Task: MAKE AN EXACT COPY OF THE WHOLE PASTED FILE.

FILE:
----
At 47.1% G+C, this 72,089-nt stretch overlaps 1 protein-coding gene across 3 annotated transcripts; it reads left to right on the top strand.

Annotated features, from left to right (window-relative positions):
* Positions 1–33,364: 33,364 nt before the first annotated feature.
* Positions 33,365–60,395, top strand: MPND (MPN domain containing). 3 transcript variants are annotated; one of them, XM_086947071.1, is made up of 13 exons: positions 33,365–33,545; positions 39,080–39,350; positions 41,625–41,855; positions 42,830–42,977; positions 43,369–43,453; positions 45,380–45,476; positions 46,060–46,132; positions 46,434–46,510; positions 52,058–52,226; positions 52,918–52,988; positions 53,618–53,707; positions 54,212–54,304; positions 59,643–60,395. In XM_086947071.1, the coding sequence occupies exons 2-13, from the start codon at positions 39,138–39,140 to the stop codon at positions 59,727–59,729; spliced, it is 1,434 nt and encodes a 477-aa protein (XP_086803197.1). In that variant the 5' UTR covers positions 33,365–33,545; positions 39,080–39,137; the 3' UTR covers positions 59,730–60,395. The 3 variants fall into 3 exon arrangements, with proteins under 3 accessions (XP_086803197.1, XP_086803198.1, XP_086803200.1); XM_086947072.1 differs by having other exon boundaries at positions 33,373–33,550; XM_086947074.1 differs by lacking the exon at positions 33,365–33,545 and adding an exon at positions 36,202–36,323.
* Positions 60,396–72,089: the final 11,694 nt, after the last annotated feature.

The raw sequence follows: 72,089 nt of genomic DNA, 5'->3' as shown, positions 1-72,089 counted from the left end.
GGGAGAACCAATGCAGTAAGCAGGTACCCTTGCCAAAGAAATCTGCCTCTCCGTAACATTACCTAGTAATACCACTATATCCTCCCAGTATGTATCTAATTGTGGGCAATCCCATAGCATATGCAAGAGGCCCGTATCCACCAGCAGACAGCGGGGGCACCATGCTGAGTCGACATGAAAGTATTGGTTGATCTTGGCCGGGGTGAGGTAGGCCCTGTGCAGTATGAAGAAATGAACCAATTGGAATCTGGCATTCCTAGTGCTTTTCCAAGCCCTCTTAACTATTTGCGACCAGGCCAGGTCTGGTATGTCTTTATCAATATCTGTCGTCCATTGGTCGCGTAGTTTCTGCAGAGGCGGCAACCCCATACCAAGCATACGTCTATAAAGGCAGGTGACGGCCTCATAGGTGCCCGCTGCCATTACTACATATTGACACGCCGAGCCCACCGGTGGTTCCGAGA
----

At 47.1% G+C, this 72,089-nt stretch overlaps 1 protein-coding gene across 3 annotated transcripts; it reads left to right on the top strand.

Annotated features, from left to right (window-relative positions):
* Positions 1–33,364: 33,364 nt before the first annotated feature.
* Positions 33,365–60,395, top strand: MPND (MPN domain containing). 3 transcript variants are annotated; one of them, XM_086947071.1, is made up of 13 exons: positions 33,365–33,545; positions 39,080–39,350; positions 41,625–41,855; positions 42,830–42,977; positions 43,369–43,453; positions 45,380–45,476; positions 46,060–46,132; positions 46,434–46,510; positions 52,058–52,226; positions 52,918–52,988; positions 53,618–53,707; positions 54,212–54,304; positions 59,643–60,395. In XM_086947071.1, the coding sequence occupies exons 2-13, from the start codon at positions 39,138–39,140 to the stop codon at positions 59,727–59,729; spliced, it is 1,434 nt and encodes a 477-aa protein (XP_086803197.1). In that variant the 5' UTR covers positions 33,365–33,545; positions 39,080–39,137; the 3' UTR covers positions 59,730–60,395. The 3 variants fall into 3 exon arrangements, with proteins under 3 accessions (XP_086803197.1, XP_086803198.1, XP_086803200.1); XM_086947072.1 differs by having other exon boundaries at positions 33,373–33,550; XM_086947074.1 differs by lacking the exon at positions 33,365–33,545 and adding an exon at positions 36,202–36,323.
* Positions 60,396–72,089: the final 11,694 nt, after the last annotated feature.

The raw sequence follows: 72,089 nt of genomic DNA, 5'->3' as shown, positions 1-72,089 counted from the left end.
GGGAGAACCAATGCAGTAAGCAGGTACCCTTGCCAAAGAAATCTGCCTCTCCGTAACATTACCTAGTAATACCACTATATCCTCCCAGTATGTATCTAATTGTGGGCAATCCCATAGCATATGCAAGAGGCCCGTATCCACCAGCAGACAGCGGGGGCACCATGCTGAGTCGACATGAAAGTATTGGTTGATCTTGGCCGGGGTGAGGTAGGCCCTGTGCAGTATGAAGAAATGAACCAATTGGAATCTGGCATTCCTAGTGCTTTTCCAAGCCCTCTTAACTATTTGCGACCAGGCCAGGTCTGGTATGTCTTTATCAATATCTGTCGTCCATTGGTCGCGTAGTTTCTGCAGAGGCGGCAACCCCATACCAAGCATACGTCTATAAAGGCAGGTGACGGCCTCATAGGTGCCCGCTGCCATTACTACATATTGACACGCCGAGCCCACCGGTGGTTCCGAGA